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Imran Awan case shows lax security controls for IT staff

Investigations into the conduct of the IT staff of the House of Representatives raised alarms. Kevin McDonald explains what we can learn from the case of Imran Awan.

Those who operate with high-level system access, such as IT administrators, possess immense and potentially devastating...

control. With even partial domain or local administrator access, a tech-savvy individual can observe every action performed on a system. They can add programs designed to spy on users, damage systems or data, redirect data flows and communications, or fully reproduce every bit of data contained on the systems they control. They can pretend to be a user and take action as if they are that user.

I have been involved in investigations where data was deleted, information was exfiltrated, money was stolen and clients were locked out of their own systems, and even extorted by staffers with information they gained from systems access. This means that the utmost care must be taken in selecting these technology professionals, determining their access and monitoring their behaviors.

In particular, sensitive systems in government, defense and finance should be accessed and supported only by those with impeccable work history, experience, knowledge and character. If issues or questions arise about their conduct, they should have their access immediately revoked until an investigation can be completed. There is no room for leniency or error until the concerns are alleviated.

This brings me to the Imran Awan case. Awan spent more than a decade with deep access and substantial control over the computers of dozens of members of Congress.

Awan started his Capitol Hill work in 2004, providing IT support for Rep. Robert Wexler (D-Fla). In 2005, Awan began working for Debbie Wasserman Schultz (D-Fla). His two brothers, Jamal Awan and Abid Awan, also started working with the House of Representatives later that year. Awan's wife, Hina Alvi, joined the Capitol Hill payroll in 2007 as a member of the House IT staff.

Over the next decade, the Awan family's access grew to more than two dozen members of congress and scores of staffers. The Imran Awan case has revealed serious cracks in how Congress addresses red flags associated with its House IT staff.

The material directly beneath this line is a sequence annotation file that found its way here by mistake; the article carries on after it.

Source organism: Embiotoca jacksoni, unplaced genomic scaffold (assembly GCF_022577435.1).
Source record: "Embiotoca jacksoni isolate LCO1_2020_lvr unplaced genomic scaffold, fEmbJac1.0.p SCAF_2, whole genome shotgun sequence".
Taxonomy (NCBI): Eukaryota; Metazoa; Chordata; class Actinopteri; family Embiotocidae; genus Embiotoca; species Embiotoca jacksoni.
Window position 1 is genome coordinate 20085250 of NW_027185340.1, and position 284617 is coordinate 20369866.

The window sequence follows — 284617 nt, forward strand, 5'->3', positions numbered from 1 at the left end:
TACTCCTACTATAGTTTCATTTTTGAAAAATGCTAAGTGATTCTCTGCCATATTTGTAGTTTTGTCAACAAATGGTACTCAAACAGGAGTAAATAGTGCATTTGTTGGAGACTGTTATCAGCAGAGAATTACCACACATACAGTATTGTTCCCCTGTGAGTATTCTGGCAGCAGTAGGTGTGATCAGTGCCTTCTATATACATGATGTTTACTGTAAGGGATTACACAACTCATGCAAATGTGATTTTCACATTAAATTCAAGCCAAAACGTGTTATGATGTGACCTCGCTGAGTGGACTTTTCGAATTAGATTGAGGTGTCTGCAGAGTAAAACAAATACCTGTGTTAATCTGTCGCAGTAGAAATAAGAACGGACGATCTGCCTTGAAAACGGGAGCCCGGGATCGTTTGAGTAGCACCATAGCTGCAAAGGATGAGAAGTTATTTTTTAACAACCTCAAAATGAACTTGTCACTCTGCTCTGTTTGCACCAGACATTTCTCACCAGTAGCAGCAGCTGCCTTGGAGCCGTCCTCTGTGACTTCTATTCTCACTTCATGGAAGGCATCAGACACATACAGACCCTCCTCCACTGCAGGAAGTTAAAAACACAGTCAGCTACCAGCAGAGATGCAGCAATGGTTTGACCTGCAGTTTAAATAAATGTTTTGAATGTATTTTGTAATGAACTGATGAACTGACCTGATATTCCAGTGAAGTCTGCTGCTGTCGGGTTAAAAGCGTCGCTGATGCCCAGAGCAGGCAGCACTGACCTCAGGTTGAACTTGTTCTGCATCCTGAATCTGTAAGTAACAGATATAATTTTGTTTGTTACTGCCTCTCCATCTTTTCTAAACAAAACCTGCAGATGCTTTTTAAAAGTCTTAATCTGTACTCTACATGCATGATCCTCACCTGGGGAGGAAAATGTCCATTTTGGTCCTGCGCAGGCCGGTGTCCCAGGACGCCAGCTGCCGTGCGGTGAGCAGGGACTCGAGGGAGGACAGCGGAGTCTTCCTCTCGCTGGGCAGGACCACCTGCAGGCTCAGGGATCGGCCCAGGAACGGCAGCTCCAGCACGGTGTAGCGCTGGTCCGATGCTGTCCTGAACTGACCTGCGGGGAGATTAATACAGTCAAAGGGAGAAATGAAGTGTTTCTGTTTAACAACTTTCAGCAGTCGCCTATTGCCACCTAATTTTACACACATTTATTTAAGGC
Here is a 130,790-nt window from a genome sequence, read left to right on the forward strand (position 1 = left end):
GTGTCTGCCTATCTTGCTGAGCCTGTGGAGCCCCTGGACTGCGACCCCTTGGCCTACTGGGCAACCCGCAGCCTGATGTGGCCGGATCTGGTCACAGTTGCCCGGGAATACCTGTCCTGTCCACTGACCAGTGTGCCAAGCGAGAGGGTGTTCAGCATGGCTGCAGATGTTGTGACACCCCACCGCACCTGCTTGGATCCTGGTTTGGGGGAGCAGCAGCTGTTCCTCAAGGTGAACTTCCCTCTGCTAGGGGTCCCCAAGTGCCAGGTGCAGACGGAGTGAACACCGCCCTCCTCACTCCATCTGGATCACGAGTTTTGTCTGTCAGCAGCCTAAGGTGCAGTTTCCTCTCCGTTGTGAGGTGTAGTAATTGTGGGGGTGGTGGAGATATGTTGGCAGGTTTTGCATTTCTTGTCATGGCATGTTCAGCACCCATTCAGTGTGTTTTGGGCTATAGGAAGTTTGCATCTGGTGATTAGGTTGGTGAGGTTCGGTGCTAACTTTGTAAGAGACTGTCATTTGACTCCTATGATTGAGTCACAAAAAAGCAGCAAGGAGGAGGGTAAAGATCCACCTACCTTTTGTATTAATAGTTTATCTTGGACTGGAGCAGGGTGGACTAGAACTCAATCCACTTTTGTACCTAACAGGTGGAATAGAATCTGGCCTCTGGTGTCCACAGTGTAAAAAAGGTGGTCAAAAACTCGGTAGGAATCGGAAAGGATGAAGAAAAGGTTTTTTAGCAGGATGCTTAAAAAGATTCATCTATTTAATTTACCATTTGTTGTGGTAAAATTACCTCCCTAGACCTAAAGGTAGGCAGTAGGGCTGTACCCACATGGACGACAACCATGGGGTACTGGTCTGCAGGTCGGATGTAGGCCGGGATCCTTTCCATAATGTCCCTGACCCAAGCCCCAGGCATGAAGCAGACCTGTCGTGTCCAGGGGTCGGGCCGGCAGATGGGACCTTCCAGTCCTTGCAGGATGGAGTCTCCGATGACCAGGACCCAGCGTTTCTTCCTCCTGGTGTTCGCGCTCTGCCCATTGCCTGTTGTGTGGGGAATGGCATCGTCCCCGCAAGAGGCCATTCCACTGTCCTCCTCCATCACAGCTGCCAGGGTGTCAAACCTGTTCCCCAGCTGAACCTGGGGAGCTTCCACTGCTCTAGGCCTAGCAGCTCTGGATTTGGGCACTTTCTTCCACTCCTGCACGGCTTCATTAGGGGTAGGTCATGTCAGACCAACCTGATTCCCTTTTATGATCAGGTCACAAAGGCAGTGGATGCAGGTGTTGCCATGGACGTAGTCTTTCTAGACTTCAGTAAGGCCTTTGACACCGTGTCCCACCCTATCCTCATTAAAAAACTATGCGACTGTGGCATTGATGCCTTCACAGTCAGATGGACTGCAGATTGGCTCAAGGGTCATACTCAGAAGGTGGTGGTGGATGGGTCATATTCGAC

Allegations of improper conduct

The Imran Awan case dates back to 2016, when investigators in the Office of the Inspector General (IG) began investigating Imran, Jamal and Abid Awam and Hina Alvi. The Washington Post reported IG investigators were watching the Awans for months and grew concerned when they found the employees may have been accessing congressional servers without authorization, and that they "could be reading and/or removing information." The alleged misconduct, along with additional alleged illegal activities Imran has been accused of committing, led to the removal of the Awan family's network access on Feb. 2, 2017.

While Imran Awan and his family members had their systems access revoked and most members of Congress fired the group last March, Wasserman Schultz kept Imran Awan on as a consultant. Awan remained on the payroll in the employ of Wasserman Schultz until the day after Awan was arrested by the FBI and U.S. Capitol Police at Washington Dulles International Airport on July 24, 2017, as he was about to leave the county to Lahore, Pakistan.

According to a federal affidavit and criminal complaint in the Imran Awan case, the flight was scheduled after Awan transferred nearly $283,000 to Faisalabad, Pakistan earlier that year. Bank records show that $165,000 of the funds transferred was obtained through an alleged fraudulent home loan for Awan's Alexandria, Va., property that was funded on Jan. 12, 2017. The loan was obtained through the Congressional Federal Credit Union. According to the same federal affidavit, the home equity line of credit loan was for Awan's rental home, which was reported to be his primary residence, which, if true, is against the law.

Imran Awan was charged with bank fraud, conspiracy to commit bank fraud, engaging in unlawful monetary transactions and making false statements. Currently, he has not been charged with any crimes related to his conduct as a member of the House IT staff.

However, according to Politico, a second investigation by U.S. Capitol Police into the Awans, as well as another IT staff member named Rao Abbas, found that the group had allegedly stolen computer equipment from House members' offices. This alleged theft is believed to involve hundreds of thousands of dollars in equipment, though no arrests or charges have been filed yet against the other members of the group.

Imran Awan, meanwhile, pleaded not guilty to fraud and conspiracy, and he was released from jail on monitored release with a temporary curfew and a GPS monitor.

Potential risks posed by IT staff

It's unclear how much access the Awans had to various user accounts within Congress. Many IT staff members are, unfortunately, provided unfettered access to user account passwords, and they can even request and maintain copies of passwords for those they support on a regular basis.

This is a huge violation of basic security practices and -- in many cases -- the law, but it happens every day. It happens because IT staff often, for whatever reasons, want access to systems they do not need or are too inexperienced to handle. At times, it may be for an impatient executive or user who simply says, "Just do it and let me know when it is done."